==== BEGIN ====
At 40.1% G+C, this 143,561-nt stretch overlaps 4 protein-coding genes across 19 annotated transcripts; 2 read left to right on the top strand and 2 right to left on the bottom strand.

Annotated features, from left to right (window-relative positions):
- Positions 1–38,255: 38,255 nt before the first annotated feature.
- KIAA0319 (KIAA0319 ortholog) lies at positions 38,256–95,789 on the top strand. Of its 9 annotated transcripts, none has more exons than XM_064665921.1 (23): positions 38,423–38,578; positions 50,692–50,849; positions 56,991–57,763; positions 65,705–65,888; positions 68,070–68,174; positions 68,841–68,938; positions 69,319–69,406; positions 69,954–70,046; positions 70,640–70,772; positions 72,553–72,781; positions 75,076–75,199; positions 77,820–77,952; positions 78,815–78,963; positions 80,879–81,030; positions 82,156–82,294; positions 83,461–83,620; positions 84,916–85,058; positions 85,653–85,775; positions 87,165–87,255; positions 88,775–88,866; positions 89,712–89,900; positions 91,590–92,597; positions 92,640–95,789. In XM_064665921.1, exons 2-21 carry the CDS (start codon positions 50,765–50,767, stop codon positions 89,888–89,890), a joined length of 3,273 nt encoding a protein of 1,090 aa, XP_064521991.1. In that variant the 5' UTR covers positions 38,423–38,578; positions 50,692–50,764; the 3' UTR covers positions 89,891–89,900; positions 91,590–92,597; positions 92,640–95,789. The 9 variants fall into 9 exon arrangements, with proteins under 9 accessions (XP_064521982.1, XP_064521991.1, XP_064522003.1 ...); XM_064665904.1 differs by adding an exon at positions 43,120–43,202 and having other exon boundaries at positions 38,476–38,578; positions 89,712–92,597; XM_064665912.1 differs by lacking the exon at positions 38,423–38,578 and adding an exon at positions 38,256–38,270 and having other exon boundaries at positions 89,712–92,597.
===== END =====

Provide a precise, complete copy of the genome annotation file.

At 40.1% G+C, this 143,561-nt stretch overlaps 4 protein-coding genes across 19 annotated transcripts; 2 read left to right on the top strand and 2 right to left on the bottom strand.

Annotated features, from left to right (window-relative positions):
- Positions 1–38,255: 38,255 nt before the first annotated feature.
- KIAA0319 (KIAA0319 ortholog) lies at positions 38,256–95,789 on the top strand. Of its 9 annotated transcripts, none has more exons than XM_064665921.1 (23): positions 38,423–38,578; positions 50,692–50,849; positions 56,991–57,763; positions 65,705–65,888; positions 68,070–68,174; positions 68,841–68,938; positions 69,319–69,406; positions 69,954–70,046; positions 70,640–70,772; positions 72,553–72,781; positions 75,076–75,199; positions 77,820–77,952; positions 78,815–78,963; positions 80,879–81,030; positions 82,156–82,294; positions 83,461–83,620; positions 84,916–85,058; positions 85,653–85,775; positions 87,165–87,255; positions 88,775–88,866; positions 89,712–89,900; positions 91,590–92,597; positions 92,640–95,789. In XM_064665921.1, exons 2-21 carry the CDS (start codon positions 50,765–50,767, stop codon positions 89,888–89,890), a joined length of 3,273 nt encoding a protein of 1,090 aa, XP_064521991.1. In that variant the 5' UTR covers positions 38,423–38,578; positions 50,692–50,764; the 3' UTR covers positions 89,891–89,900; positions 91,590–92,597; positions 92,640–95,789. The 9 variants fall into 9 exon arrangements, with proteins under 9 accessions (XP_064521982.1, XP_064521991.1, XP_064522003.1 ...); XM_064665904.1 differs by adding an exon at positions 43,120–43,202 and having other exon boundaries at positions 38,476–38,578; positions 89,712–92,597; XM_064665912.1 differs by lacking the exon at positions 38,423–38,578 and adding an exon at positions 38,256–38,270 and having other exon boundaries at positions 89,712–92,597.